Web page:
Thanks so much for starting this thread. It’s a great topic. The philosophical themes or themes about faith in the books are one of the main things about them that has kept me wanting to read more. Thanks for those of you who have shared your views/beliefs/background. I come from a faith that believes in the divinity of most, if not all, religions: Abraham, Krishna, Moses, Zoroaster, Buddha, Jesus, Muhammad, etc. (essentially their teachings come from one divine source), so my opinions and thoughts about the treatment of faith in the books are kinda informed by that perspective.
One of things I appreciate about the treatment of faith or belief systems in the books is that there’s a recognition in some way that people can express their spirituality and connection with the spiritual world through the physical in different ways. I haven’t noticed in the books that there’s an indication of one way being more “right” than the other (if I’ve missed something, feel free to let me know)…rather, spirituality and its expression works differently for different people…I think of both Jamie, Young Ian and Roger as examples of this.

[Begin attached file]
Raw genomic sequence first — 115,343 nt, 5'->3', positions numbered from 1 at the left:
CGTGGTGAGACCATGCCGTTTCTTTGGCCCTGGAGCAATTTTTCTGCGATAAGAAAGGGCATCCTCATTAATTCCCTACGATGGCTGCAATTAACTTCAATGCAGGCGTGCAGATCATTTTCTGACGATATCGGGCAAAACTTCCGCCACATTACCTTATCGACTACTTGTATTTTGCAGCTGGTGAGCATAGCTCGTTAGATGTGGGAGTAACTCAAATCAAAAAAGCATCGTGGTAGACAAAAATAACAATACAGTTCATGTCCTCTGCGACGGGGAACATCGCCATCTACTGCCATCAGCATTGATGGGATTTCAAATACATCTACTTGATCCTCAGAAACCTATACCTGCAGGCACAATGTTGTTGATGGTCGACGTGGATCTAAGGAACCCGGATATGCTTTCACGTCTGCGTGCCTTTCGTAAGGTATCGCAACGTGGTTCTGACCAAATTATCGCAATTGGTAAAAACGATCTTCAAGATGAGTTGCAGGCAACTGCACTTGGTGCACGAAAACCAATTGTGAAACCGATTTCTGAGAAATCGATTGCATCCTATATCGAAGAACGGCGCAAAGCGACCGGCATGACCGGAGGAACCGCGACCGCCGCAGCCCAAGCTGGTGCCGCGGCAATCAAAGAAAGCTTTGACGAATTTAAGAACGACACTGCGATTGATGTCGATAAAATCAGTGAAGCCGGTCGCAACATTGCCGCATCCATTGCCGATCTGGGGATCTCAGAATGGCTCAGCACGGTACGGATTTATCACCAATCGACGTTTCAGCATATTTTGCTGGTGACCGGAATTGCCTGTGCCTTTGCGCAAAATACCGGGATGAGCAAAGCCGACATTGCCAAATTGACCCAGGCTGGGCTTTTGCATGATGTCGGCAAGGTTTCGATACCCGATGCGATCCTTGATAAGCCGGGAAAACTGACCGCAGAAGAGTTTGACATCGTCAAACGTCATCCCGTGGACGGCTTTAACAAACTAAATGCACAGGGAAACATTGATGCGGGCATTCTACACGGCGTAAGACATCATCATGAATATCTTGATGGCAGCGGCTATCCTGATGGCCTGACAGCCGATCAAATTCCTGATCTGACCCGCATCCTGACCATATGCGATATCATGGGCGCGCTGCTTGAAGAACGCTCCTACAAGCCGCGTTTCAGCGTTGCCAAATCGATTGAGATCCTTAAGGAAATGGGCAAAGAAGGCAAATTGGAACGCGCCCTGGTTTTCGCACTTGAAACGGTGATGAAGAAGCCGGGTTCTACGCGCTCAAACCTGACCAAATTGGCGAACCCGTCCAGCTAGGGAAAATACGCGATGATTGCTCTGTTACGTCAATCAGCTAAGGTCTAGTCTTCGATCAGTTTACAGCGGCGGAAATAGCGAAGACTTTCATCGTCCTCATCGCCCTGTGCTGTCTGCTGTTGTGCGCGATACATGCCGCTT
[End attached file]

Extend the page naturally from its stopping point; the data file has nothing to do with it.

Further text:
As for feelings for Book Jamie, like most of you, his looks didn’t do it for me, but his honour and his sense of humour (he’s made me laugh out loud while sitting on a commuter train many times). In the later books, I’m more drawn to Young Ian’s character than Jamie and he’s not supposed to be physically “attractive” (to Claire anyway). Going back to the question about how the show (and even the books) have been marketed – of course sex sells, but there also seems to be a focus on just the love story. As Maureenanne states, the overall story is more than that…Could it possibly be because of the demographic of the audience, the sex and gender of the author, and the societal presumptions and generalizations about what women like?